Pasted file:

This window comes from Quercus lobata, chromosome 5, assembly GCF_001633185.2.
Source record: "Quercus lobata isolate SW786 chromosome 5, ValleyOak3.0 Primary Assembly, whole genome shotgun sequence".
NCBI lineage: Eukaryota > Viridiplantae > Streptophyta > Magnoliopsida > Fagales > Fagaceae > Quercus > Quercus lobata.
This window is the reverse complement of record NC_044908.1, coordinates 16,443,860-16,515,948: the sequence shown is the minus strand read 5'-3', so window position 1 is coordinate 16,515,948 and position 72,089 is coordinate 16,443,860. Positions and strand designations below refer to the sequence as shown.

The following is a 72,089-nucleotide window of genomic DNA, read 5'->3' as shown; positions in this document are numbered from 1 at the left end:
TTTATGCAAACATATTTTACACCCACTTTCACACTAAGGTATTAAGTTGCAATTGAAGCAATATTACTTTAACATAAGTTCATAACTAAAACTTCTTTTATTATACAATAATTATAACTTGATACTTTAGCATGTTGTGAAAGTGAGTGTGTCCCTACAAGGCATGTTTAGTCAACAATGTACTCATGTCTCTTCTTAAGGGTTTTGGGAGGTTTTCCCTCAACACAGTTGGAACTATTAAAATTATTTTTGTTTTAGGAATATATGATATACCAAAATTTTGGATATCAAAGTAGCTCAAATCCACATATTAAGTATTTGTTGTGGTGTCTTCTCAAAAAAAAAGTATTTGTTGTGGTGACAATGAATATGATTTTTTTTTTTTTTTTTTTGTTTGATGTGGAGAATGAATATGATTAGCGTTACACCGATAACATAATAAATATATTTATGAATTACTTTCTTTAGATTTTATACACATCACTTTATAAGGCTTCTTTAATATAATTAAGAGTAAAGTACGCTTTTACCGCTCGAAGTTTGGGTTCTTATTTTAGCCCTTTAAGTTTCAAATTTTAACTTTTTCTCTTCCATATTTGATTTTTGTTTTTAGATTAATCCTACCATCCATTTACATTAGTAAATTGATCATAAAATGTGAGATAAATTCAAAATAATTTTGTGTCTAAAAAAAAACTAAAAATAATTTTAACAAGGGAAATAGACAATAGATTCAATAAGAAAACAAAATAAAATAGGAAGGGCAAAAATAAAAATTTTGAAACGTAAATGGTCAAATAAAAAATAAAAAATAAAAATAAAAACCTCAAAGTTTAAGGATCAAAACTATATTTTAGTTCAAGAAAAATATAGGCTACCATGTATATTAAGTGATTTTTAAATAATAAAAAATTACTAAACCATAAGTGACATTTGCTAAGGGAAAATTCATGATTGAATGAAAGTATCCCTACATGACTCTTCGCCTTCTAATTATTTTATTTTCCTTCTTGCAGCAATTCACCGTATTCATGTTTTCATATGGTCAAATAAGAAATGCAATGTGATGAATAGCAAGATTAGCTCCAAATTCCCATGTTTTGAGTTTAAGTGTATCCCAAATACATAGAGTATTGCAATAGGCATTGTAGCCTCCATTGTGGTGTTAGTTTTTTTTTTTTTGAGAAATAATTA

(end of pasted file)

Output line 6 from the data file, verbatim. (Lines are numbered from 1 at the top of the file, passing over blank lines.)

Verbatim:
TTTATGCAAACATATTTTACACCCACTTTCACACTAAGGTATTAAGTTGCAATTGAAGCAATATTACTTTAACATAAGTTCATAACTAAAACTTCTTTTATTATACAATAATTATAACTTGATACTTTAGCATGTTGTGAAAGTGAGTGTGTCCCTACAAGGCATGTTTAGTCAACAATGTACTCATGTCTCTTCTTAAGGGTTTTGGGAGGTTTTCCCTCAACACAGTTGGAACTATTAAAATTATTTTTGTTTTAGGAATATATGATATACCAAAATTTTGGATATCAAAGTAGCTCAAATCCACATATTAAGTATTTGTTGTGGTGTCTTCTCAAAAAAAAAGTATTTGTTGTGGTGACAATGAATATGATTTTTTTTTTTTTTTTTTTGTTTGATGTGGAGAATGAATATGATTAGCGTTACACCGATAACATAATAAATATATTTATGAATTACTTTCTTTAGATTTTATACACATCACTTTATAAGGCTTCTTTAATATAATTAAGAGTAAAGTACGCTTTTACCGCTCGAAGTTTGGGTTCTTATTTTAGCCCTTTAAGTTTCAAATTTTAACTTTTTCTCTTCCATATTTGATTTTTGTTTTTAGATTAATCCTACCATCCATTTACATTAGTAAATTGATCATAAAATGTGAGATAAATTCAAAATAATTTTGTGTCTAAAAAAAAACTAAAAATAATTTTAACAAGGGAAATAGACAATAGATTCAATAAGAAAACAAAATAAAATAGGAAGGGCAAAAATAAAAATTTTGAAACGTAAATGGTCAAATAAAAAATAAAAAATAAAAATAAAAACCTCAAAGTTTAAGGATCAAAACTATATTTTAGTTCAAGAAAAATATAGGCTACCATGTATATTAAGTGATTTTTAAATAATAAAAAATTACTAAACCATAAGTGACATTTGCTAAGGGAAAATTCATGATTGAATGAAAGTATCCCTACATGACTCTTCGCCTTCTAATTATTTTATTTTCCTTCTTGCAGCAATTCACCGTATTCATGTTTTCATATGGTCAAATAAGAAATGCAATGTGATGAATAGCAAGATTAGCTCCAAATTCCCATGTTTTGAGTTTAAGTGTATCCCAAATACATAGAGTATTGCAATAGGCATTGTAGCCTCCATTGTGGTGTTAGTTTTTTTTTTTTTGAGAAATAATTA